U.S. Drops Further in World Broadband Rankings
America Needs a National Broadband Policy, Not More Excuses
by Free Press
WASHINGTON — New broadband data released today by the Organization for Economic Cooperation and Development (OECD) shows that the United States now ranks 15th out of the 30 member nations in per capita broadband use — down from 12th place just six months ago and dropping from fourth place in 2001.
"We are failing to bring the benefits of broadband to all our citizens, and the consequences will resonate for generations," said Ben Scott, policy of director of Free Press. "There is no justification for America's declining status as a global Internet leader. Instead of more excuses, it's time for true national broadband policy that will put America's digital future back on track."
According to the OECD report, the United States ranks 20th out of 30 nations in the growth rate of broadband penetration over the past year.
"The growing digital divide between the United States and the rest of the world will have real-world consequences," said S. Derek Turner, research director of Free Press. "The growth trends indicate that the United States is likely to continue to fall behind the rest of the world in broadband penetration, which will have lasting and significant effects on U.S. economic performance on the global stage."
Free Press analysis of the OECD data found:
# Currently about 40 percent of U.S. households subscribe to broadband service. If the U.S. penetration level were as high as in Denmark or the Netherlands, this would translate into an additional 33 million total residential high-speed Internet subscribers, or a household penetration level of 67 percent.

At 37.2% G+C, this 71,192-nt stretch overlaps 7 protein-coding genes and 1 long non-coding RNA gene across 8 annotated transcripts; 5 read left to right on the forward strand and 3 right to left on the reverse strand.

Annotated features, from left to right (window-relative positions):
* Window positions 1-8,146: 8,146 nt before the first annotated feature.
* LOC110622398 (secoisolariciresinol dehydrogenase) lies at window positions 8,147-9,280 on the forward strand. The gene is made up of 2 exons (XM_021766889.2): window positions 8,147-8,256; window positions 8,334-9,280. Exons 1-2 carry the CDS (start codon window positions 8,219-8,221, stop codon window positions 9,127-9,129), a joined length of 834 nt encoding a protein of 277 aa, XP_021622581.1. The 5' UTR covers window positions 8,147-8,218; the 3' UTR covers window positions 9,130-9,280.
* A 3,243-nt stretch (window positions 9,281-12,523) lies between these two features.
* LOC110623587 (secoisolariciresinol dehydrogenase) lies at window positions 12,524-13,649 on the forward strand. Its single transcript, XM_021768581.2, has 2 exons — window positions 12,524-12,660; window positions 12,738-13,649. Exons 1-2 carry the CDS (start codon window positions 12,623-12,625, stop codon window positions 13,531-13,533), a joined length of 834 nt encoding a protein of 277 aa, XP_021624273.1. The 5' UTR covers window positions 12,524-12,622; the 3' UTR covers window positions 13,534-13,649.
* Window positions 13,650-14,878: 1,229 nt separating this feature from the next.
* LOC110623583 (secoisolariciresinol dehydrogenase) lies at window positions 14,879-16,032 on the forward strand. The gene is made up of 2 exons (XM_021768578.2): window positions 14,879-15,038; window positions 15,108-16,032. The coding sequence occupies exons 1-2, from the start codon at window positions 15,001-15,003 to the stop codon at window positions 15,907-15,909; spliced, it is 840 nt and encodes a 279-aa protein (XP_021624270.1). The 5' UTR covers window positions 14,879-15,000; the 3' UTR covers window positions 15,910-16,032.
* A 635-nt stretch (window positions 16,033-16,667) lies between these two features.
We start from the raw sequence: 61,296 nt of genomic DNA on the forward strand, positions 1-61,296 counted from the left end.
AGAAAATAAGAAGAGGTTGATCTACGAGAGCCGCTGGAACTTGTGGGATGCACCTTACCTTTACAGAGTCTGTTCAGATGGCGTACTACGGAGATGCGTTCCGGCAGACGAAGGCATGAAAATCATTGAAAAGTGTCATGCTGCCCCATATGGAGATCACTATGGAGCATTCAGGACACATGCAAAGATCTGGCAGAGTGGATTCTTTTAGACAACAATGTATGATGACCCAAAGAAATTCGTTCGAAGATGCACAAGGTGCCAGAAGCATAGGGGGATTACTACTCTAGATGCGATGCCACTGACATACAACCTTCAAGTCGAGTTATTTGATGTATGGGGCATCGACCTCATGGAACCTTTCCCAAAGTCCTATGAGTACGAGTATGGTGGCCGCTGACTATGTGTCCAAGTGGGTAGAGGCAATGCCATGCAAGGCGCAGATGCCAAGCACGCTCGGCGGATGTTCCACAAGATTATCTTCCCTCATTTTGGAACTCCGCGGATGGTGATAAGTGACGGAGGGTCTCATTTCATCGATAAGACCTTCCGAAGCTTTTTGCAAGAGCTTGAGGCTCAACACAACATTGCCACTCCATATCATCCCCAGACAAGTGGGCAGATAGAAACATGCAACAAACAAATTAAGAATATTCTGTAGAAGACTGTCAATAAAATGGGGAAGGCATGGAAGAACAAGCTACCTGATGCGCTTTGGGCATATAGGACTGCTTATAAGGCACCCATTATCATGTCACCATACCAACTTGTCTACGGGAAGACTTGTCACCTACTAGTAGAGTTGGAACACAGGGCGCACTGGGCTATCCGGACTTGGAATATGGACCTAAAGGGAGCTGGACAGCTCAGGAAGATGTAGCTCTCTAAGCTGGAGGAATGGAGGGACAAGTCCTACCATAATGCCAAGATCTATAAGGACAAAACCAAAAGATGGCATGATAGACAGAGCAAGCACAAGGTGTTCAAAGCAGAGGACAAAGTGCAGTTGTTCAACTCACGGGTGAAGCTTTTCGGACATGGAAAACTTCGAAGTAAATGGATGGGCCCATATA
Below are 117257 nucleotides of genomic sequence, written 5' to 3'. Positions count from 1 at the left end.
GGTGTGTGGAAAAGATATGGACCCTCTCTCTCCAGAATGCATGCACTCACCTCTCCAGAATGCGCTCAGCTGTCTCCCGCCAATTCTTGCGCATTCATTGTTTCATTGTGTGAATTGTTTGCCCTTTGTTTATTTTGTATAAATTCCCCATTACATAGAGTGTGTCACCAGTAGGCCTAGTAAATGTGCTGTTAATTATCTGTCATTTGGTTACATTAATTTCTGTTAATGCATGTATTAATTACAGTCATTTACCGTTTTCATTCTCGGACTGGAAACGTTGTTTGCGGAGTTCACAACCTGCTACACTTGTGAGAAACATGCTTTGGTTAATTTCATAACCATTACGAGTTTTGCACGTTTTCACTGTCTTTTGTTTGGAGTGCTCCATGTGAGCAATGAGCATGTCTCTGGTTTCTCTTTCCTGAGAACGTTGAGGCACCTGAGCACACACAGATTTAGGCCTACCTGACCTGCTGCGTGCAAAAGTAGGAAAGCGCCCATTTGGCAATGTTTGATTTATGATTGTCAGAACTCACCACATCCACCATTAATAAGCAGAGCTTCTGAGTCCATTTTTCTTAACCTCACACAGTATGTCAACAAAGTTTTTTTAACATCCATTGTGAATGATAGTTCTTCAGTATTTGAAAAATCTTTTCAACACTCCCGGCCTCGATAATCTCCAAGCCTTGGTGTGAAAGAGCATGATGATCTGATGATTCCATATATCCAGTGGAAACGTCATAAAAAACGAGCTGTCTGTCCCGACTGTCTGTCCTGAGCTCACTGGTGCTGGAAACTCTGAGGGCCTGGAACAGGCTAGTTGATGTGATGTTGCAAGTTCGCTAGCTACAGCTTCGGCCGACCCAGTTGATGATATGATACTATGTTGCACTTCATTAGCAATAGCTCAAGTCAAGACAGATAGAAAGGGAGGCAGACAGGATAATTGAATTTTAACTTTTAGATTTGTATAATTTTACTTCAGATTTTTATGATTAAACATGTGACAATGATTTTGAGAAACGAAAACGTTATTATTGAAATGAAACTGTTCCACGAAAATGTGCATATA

# The benefits of higher broadband penetration accumulate exponentially. Thus even a minor increase in our ranking has a tremendous positive impact on American consumers. If broadband penetration were 50 percent of all U.S. homes, economists estimate that consumers would realize a $38 billion annual surplus. If household broadband penetration were at 95 percent, the consumer surplus would be $350 billion.
# According to "The Communications Outlook 2007," a forthcoming report from the OECD to be released in June, the world's broadband leaders pay far less than $1 per Mbps (Megabit per second). By comparison, U.S. consumers pay about $10 per Mbps.
At a Senate Commerce Committee hearing tomorrow on communications, broadband and competitiveness, Free Press, Consumers Union and the Consumer Federation of America will urge Congress to pursue a comprehensive national broadband policy that enhances competition, protects free speech, expands opportunities to bring new providers into the marketplace, and uses economic incentives to stimulate investment in underserved areas.
"The status quo is unacceptable," Scott said. "If we watch and wait, trusting that today's marketplace will magically solve the broadband problem, the United States will slip further behind the rest of the world, and the digital divide will widen — both domestically and internationally. These consequences are too severe to tolerate."
The new OECD data can be found here